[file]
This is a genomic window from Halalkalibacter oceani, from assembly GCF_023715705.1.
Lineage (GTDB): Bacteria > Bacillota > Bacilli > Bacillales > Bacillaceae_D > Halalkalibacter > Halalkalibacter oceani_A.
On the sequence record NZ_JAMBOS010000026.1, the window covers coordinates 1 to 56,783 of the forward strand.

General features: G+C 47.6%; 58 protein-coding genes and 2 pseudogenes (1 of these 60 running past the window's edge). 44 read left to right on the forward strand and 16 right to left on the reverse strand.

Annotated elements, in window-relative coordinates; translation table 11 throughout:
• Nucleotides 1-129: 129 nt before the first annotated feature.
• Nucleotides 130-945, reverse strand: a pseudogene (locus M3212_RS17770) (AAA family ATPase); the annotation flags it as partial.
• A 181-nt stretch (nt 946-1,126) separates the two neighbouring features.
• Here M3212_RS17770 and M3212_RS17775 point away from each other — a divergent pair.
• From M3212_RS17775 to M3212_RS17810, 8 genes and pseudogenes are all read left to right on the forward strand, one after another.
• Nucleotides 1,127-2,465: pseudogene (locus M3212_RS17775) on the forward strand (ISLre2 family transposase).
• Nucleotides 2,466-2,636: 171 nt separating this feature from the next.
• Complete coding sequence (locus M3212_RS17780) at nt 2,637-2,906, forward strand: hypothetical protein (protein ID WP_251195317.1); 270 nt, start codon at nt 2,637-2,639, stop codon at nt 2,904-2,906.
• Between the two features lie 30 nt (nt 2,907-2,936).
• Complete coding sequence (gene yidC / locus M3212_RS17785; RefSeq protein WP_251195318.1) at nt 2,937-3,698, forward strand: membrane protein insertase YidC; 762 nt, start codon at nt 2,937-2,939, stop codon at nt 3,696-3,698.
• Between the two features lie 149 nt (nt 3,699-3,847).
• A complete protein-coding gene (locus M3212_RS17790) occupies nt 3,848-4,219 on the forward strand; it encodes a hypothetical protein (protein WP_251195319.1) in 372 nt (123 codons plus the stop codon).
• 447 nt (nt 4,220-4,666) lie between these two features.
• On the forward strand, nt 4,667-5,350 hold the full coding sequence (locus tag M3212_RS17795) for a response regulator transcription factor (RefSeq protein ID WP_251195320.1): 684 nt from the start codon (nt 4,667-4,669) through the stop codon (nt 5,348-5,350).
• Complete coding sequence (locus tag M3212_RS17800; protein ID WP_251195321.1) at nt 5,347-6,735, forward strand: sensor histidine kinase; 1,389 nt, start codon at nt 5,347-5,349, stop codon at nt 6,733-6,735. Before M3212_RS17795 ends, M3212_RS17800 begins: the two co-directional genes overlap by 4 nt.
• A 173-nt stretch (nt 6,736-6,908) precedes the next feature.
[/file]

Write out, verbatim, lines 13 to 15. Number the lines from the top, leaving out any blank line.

• Complete coding sequence (locus M3212_RS17780) at nt 2,637-2,906, forward strand: hypothetical protein (protein ID WP_251195317.1); 270 nt, start codon at nt 2,637-2,639, stop codon at nt 2,904-2,906.
• Between the two features lie 30 nt (nt 2,907-2,936).
• Complete coding sequence (gene yidC / locus M3212_RS17785; RefSeq protein WP_251195318.1) at nt 2,937-3,698, forward strand: membrane protein insertase YidC; 762 nt, start codon at nt 2,937-2,939, stop codon at nt 3,696-3,698.